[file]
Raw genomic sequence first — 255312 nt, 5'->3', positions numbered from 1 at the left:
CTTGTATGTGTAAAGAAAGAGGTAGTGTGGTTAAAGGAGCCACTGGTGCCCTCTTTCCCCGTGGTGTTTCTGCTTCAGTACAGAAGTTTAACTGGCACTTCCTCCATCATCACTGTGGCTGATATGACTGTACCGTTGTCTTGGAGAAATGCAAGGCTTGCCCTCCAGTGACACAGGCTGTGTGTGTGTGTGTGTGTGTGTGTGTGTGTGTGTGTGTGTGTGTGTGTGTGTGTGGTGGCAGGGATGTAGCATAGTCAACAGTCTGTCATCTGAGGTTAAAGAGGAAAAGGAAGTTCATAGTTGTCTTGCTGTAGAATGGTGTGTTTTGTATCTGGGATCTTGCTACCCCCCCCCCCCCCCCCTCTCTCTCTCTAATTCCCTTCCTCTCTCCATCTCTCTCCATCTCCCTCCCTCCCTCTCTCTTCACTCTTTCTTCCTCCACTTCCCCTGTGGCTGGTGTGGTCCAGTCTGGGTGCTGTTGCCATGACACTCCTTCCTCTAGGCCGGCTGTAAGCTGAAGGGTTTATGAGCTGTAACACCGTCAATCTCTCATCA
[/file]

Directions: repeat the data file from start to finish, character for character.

Raw genomic sequence first — 255312 nt, 5'->3', positions numbered from 1 at the left:
CTTGTATGTGTAAAGAAAGAGGTAGTGTGGTTAAAGGAGCCACTGGTGCCCTCTTTCCCCGTGGTGTTTCTGCTTCAGTACAGAAGTTTAACTGGCACTTCCTCCATCATCACTGTGGCTGATATGACTGTACCGTTGTCTTGGAGAAATGCAAGGCTTGCCCTCCAGTGACACAGGCTGTGTGTGTGTGTGTGTGTGTGTGTGTGTGTGTGTGTGTGTGTGTGTGTGTGTGTGGTGGCAGGGATGTAGCATAGTCAACAGTCTGTCATCTGAGGTTAAAGAGGAAAAGGAAGTTCATAGTTGTCTTGCTGTAGAATGGTGTGTTTTGTATCTGGGATCTTGCTACCCCCCCCCCCCCCCCCTCTCTCTCTCTAATTCCCTTCCTCTCTCCATCTCTCTCCATCTCCCTCCCTCCCTCTCTCTTCACTCTTTCTTCCTCCACTTCCCCTGTGGCTGGTGTGGTCCAGTCTGGGTGCTGTTGCCATGACACTCCTTCCTCTAGGCCGGCTGTAAGCTGAAGGGTTTATGAGCTGTAACACCGTCAATCTCTCATCA